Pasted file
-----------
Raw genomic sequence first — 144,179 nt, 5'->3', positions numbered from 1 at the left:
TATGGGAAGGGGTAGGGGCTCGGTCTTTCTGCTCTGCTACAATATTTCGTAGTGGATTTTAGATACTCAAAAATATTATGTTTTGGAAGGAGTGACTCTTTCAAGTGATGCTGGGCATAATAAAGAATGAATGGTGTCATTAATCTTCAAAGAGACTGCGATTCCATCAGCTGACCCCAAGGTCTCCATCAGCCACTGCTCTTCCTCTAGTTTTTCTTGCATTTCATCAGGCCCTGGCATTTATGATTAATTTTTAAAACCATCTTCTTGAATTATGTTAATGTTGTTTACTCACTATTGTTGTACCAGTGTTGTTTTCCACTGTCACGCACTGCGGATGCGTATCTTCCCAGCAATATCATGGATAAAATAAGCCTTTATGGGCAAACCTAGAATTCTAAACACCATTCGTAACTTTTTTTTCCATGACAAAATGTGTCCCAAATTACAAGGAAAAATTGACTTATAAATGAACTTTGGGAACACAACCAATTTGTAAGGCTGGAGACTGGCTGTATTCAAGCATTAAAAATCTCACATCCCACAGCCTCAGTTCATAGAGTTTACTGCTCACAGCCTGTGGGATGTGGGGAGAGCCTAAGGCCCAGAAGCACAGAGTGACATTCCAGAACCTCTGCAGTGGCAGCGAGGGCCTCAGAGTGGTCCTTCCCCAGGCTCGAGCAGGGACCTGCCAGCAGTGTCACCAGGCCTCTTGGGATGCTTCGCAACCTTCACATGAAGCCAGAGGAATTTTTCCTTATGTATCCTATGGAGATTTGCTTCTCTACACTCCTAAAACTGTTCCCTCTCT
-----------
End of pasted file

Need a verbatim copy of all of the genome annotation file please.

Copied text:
Raw genomic sequence first — 144,179 nt, 5'->3', positions numbered from 1 at the left:
TATGGGAAGGGGTAGGGGCTCGGTCTTTCTGCTCTGCTACAATATTTCGTAGTGGATTTTAGATACTCAAAAATATTATGTTTTGGAAGGAGTGACTCTTTCAAGTGATGCTGGGCATAATAAAGAATGAATGGTGTCATTAATCTTCAAAGAGACTGCGATTCCATCAGCTGACCCCAAGGTCTCCATCAGCCACTGCTCTTCCTCTAGTTTTTCTTGCATTTCATCAGGCCCTGGCATTTATGATTAATTTTTAAAACCATCTTCTTGAATTATGTTAATGTTGTTTACTCACTATTGTTGTACCAGTGTTGTTTTCCACTGTCACGCACTGCGGATGCGTATCTTCCCAGCAATATCATGGATAAAATAAGCCTTTATGGGCAAACCTAGAATTCTAAACACCATTCGTAACTTTTTTTTCCATGACAAAATGTGTCCCAAATTACAAGGAAAAATTGACTTATAAATGAACTTTGGGAACACAACCAATTTGTAAGGCTGGAGACTGGCTGTATTCAAGCATTAAAAATCTCACATCCCACAGCCTCAGTTCATAGAGTTTACTGCTCACAGCCTGTGGGATGTGGGGAGAGCCTAAGGCCCAGAAGCACAGAGTGACATTCCAGAACCTCTGCAGTGGCAGCGAGGGCCTCAGAGTGGTCCTTCCCCAGGCTCGAGCAGGGACCTGCCAGCAGTGTCACCAGGCCTCTTGGGATGCTTCGCAACCTTCACATGAAGCCAGAGGAATTTTTCCTTATGTATCCTATGGAGATTTGCTTCTCTACACTCCTAAAACTGTTCCCTCTCT